FDIC RECEIVES $9.75 MILLION FROM FIRST COASTAL CORPORATION OF MAINE TO SETTLE CROSS-GUARANTY ASSESSMENT
FOR IMMEDIATE RELEASE PR-55-96 (7-24-96)
Media Contact: Sally Kearney (202-898-8675)
First Coastal Corporation, Westbrook, Maine, paid the
FDIC $9.75 million today to settle a cross-guaranty assessment
that had been levied against its subsidiary, Coastal Savings Bank,
Portland, Maine, in 1993.
A cross-guaranty assessment is a claim made against the
affiliate of a failed institution to offset losses incurred by the
insurance fund. The FDIC was granted authority to impose such
assessments with the enactment of the Financial Institutions
Reform, Recovery, and Enforcement Act of 1989.
In 1991, Suffield Bank, Suffield, Connecticut, was declared
insolvent at a cost of $90 million to the FDIC's Bank Insurance
Fund. To offset the loss, the FDIC exercised its right to levy a
cross-guaranty assessment against Suffield's affiliate, Coastal
Savings Bank. Both Suffield and Coastal Savings were owned by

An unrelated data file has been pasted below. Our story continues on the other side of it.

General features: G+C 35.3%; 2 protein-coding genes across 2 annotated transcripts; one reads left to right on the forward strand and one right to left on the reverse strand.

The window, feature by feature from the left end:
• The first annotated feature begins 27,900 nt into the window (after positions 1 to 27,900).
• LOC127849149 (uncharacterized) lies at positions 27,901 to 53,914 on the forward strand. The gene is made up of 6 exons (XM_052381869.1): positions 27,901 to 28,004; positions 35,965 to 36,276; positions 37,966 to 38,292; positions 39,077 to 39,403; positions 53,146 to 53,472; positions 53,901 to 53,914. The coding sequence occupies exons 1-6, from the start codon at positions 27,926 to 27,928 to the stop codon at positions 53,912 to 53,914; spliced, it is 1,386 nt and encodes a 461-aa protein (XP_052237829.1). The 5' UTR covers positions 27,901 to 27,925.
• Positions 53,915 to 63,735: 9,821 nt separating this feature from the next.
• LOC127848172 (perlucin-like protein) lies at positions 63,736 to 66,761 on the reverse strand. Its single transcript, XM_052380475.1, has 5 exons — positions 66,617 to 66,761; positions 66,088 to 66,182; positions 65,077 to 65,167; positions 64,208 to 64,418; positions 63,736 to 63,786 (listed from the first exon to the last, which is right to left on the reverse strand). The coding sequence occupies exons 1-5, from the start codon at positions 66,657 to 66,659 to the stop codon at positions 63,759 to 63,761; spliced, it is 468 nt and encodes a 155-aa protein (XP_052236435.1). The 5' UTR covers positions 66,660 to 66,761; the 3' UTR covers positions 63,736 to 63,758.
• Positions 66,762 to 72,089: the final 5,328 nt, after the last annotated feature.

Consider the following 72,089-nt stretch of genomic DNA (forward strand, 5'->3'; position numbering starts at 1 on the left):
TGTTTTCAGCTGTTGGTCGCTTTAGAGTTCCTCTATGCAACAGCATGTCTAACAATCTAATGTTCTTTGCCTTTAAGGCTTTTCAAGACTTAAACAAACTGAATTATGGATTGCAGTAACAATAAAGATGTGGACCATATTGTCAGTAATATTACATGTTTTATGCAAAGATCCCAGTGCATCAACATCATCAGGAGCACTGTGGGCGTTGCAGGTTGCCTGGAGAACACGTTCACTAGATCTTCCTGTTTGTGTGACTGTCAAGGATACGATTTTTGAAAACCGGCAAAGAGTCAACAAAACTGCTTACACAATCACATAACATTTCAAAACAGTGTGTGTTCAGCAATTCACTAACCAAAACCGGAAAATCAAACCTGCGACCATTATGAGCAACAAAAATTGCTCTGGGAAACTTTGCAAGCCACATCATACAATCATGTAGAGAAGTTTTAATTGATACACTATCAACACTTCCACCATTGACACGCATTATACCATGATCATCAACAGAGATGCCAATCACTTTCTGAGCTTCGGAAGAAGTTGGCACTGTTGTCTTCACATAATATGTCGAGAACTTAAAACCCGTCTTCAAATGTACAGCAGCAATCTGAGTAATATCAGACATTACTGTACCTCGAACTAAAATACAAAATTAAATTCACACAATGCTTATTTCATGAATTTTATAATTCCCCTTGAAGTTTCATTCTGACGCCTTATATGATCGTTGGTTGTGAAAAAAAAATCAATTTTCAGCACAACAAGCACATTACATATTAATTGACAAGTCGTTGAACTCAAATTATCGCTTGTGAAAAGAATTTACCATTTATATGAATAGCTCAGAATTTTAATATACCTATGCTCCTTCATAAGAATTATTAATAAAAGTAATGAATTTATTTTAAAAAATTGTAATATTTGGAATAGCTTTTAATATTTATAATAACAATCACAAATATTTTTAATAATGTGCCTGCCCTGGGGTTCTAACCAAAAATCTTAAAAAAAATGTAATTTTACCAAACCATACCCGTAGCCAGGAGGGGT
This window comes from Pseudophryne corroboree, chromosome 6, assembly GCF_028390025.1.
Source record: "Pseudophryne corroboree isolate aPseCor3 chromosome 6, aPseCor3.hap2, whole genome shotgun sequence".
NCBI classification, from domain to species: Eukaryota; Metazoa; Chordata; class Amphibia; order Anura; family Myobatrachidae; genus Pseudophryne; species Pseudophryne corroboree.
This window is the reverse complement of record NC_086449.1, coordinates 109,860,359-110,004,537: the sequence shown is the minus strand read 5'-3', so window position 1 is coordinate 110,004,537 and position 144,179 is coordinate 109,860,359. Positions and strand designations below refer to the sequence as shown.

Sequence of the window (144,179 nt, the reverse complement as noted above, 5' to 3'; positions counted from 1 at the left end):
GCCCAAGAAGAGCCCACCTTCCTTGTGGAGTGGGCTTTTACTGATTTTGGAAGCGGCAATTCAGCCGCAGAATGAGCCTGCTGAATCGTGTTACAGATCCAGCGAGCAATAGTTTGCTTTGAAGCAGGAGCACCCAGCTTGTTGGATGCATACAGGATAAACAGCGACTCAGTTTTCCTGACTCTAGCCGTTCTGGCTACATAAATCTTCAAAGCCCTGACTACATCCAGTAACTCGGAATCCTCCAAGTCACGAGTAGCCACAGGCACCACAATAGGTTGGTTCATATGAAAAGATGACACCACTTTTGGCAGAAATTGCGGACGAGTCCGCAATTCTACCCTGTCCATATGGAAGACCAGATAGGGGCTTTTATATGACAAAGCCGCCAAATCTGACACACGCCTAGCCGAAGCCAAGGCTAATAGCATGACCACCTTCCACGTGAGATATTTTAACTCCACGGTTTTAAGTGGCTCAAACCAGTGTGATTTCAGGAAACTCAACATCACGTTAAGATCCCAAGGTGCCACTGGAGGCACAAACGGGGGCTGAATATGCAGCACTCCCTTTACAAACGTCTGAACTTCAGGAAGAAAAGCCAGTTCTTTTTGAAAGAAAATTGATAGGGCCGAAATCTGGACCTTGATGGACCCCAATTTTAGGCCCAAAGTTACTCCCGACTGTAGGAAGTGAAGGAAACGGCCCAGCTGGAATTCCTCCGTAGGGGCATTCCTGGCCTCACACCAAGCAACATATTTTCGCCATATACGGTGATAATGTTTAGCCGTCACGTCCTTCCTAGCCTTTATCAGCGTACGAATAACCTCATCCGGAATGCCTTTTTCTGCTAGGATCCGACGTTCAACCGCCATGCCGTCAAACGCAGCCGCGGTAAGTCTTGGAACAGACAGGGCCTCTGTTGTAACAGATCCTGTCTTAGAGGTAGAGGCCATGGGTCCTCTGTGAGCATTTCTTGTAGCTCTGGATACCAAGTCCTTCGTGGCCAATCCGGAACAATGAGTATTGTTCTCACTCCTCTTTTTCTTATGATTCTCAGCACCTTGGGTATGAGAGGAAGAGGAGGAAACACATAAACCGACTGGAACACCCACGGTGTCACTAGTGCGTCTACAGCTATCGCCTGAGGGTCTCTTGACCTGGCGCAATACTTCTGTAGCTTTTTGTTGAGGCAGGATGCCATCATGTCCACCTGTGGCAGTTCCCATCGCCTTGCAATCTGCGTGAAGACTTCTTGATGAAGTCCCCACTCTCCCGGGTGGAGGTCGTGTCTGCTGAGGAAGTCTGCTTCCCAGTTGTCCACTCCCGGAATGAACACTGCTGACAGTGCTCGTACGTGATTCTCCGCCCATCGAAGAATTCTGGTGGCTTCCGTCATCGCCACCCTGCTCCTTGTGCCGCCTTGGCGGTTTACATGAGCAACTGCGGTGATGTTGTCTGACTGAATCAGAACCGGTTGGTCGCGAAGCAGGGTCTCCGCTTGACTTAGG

First Coastal Corporation.
At the time, Coastal Savings had $178.7 million in assets
and $10.6 million in shareholders' equity. After extensive
negotiations with Coastal Savings, the FDIC agreed to release its
claim in exchange for a $9 million interest-bearing note from First
Coastal Corporation. The note, issued on January 31, 1995, has
accrued $753,000 in interest since that date.
"Today's payment represents an instance in which the
FDIC used its cross-guaranty authority to minimize the loss from a
failed institution without impairing the health of the affiliate
institution," said Gail Patelunas, Acting Director of Resolutions.
"Much of the credit for settling this claim goes to Coastal Savings
Bank and First Coastal for their concerted efforts to raise the
capital for this payment. Thanks to the strong efforts of all sides,
Coastal Savings Bank remains open for business and continues to
serve its community."
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Congress created the Federal Deposit Insurance Corporation in 1933 to
restore public confidence in the nation's banking system. The FDIC
insures deposits at the nation's 12,000 banks and savings associations
and it promotes the safety and soundness of these institutions by
identifying, monitoring and addressing risks to which they are exposed.
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